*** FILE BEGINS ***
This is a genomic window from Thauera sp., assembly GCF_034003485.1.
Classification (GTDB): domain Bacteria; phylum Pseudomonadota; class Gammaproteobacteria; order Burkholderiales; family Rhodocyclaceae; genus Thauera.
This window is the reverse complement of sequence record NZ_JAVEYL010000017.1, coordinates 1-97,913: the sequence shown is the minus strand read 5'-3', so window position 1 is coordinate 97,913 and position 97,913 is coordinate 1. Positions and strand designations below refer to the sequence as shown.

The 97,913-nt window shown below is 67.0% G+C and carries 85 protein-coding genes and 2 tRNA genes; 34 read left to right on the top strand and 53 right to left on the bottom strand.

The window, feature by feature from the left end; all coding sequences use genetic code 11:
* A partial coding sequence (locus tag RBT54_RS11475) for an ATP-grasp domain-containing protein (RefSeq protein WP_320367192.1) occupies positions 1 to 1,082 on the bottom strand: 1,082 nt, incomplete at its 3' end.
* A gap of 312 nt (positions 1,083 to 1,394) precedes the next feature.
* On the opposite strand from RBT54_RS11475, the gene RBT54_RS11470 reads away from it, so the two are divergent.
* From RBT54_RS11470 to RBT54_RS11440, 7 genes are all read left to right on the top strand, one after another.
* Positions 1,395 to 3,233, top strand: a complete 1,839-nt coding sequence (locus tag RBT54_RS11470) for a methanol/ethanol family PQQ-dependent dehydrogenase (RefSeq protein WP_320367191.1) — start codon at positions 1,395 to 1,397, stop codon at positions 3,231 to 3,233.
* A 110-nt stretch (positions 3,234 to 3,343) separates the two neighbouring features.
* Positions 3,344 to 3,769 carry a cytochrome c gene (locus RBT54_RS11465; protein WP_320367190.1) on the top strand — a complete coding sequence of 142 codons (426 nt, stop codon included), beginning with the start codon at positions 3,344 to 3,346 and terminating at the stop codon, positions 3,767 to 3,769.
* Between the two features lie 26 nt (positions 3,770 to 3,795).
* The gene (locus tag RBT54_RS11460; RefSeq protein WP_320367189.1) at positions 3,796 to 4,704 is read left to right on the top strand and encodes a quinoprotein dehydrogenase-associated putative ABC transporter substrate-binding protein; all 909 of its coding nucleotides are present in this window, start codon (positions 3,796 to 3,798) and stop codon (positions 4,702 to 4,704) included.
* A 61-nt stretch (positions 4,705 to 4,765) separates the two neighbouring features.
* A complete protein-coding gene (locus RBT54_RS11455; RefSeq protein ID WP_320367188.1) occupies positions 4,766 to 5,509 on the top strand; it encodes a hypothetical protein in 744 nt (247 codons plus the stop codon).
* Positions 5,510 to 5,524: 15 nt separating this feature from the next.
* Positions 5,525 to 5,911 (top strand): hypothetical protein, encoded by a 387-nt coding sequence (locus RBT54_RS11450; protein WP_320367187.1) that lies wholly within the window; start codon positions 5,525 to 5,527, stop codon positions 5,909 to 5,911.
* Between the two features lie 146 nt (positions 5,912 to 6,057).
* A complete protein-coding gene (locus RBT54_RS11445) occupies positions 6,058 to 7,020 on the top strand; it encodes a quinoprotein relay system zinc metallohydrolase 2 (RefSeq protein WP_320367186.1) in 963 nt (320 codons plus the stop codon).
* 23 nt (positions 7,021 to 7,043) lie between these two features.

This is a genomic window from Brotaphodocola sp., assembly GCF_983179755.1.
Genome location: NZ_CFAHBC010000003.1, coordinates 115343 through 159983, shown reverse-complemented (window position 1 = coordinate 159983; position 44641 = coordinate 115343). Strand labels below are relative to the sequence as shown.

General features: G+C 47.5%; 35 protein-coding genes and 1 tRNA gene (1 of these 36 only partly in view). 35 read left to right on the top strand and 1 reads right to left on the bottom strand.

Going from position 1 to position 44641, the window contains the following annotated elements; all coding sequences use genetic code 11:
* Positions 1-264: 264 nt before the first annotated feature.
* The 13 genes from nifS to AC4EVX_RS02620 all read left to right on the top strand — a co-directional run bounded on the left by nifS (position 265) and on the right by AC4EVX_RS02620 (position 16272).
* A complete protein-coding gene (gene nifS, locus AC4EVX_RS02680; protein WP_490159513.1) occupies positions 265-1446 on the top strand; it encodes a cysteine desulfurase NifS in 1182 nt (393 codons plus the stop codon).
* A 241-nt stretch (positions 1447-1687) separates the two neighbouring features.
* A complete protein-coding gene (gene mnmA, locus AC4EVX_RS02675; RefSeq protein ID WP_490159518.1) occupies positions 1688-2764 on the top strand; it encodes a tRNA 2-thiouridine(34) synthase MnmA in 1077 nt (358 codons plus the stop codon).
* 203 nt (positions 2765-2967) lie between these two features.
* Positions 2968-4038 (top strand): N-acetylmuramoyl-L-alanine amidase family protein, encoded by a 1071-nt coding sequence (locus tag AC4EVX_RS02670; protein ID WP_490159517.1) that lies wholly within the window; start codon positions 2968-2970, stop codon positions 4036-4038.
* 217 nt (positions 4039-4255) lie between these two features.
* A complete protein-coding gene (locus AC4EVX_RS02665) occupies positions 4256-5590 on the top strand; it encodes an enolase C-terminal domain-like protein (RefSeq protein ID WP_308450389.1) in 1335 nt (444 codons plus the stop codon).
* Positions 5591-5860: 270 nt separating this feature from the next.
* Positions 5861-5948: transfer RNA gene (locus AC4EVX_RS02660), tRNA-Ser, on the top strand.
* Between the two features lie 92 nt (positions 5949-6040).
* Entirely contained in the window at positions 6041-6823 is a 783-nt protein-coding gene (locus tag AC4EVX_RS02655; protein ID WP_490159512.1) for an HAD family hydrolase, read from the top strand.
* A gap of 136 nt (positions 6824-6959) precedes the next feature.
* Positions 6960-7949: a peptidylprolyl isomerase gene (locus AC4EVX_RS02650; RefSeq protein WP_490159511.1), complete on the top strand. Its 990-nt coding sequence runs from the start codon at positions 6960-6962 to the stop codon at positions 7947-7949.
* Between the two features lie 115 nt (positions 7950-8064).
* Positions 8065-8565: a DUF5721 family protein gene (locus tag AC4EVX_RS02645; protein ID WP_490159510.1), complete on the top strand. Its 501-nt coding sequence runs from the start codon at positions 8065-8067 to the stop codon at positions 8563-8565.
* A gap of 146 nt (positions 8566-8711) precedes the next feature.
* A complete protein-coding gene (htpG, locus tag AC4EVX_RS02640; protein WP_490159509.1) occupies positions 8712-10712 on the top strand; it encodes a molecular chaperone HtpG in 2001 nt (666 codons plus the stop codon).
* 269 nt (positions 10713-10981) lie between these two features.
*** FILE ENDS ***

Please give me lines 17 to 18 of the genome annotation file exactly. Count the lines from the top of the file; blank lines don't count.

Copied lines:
* Positions 5,510 to 5,524: 15 nt separating this feature from the next.
* Positions 5,525 to 5,911 (top strand): hypothetical protein, encoded by a 387-nt coding sequence (locus RBT54_RS11450; protein WP_320367187.1) that lies wholly within the window; start codon positions 5,525 to 5,527, stop codon positions 5,909 to 5,911.